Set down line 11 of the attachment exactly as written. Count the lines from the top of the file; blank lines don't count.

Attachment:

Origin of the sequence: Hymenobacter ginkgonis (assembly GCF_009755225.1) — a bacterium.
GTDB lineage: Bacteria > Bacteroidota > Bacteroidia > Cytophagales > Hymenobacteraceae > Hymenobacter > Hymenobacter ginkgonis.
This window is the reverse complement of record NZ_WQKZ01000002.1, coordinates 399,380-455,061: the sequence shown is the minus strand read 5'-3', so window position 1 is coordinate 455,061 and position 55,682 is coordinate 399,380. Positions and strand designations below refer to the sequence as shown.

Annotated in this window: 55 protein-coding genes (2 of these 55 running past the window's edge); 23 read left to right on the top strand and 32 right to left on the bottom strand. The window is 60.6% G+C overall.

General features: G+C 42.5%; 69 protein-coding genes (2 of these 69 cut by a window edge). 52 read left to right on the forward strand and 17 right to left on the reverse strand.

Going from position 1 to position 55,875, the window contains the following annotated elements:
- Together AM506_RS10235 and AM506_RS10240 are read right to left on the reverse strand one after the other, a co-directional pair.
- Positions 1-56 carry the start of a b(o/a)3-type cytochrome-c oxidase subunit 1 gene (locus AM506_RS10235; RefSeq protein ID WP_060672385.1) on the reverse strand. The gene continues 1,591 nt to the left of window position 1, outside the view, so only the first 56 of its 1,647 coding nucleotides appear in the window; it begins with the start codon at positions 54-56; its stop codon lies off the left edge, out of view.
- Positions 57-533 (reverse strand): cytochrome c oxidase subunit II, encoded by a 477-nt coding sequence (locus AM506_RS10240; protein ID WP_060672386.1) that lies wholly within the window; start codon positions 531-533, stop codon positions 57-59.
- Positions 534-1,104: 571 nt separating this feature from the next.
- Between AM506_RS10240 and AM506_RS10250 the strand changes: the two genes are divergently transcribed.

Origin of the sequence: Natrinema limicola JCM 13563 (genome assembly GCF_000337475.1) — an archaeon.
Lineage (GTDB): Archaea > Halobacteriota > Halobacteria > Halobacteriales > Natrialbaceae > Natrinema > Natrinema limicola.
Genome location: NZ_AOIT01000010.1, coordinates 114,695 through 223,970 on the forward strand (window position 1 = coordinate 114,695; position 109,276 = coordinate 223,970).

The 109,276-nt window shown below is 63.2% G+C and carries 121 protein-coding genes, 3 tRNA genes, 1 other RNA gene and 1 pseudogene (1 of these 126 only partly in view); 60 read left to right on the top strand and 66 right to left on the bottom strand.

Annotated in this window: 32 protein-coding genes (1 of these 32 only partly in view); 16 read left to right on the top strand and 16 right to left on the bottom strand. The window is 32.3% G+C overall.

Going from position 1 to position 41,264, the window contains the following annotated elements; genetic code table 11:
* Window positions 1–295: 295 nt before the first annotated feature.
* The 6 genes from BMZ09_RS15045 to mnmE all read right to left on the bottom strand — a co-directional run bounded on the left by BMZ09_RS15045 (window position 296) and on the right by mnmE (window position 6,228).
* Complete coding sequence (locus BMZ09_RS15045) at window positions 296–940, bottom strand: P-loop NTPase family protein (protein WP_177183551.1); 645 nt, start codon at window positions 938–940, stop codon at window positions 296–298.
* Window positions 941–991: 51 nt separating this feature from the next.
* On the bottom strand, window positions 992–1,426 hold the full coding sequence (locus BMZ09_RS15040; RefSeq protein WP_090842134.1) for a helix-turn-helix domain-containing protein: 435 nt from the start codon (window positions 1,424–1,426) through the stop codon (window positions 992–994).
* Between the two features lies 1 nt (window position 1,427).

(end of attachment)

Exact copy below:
- Between AM506_RS10240 and AM506_RS10250 the strand changes: the two genes are divergently transcribed.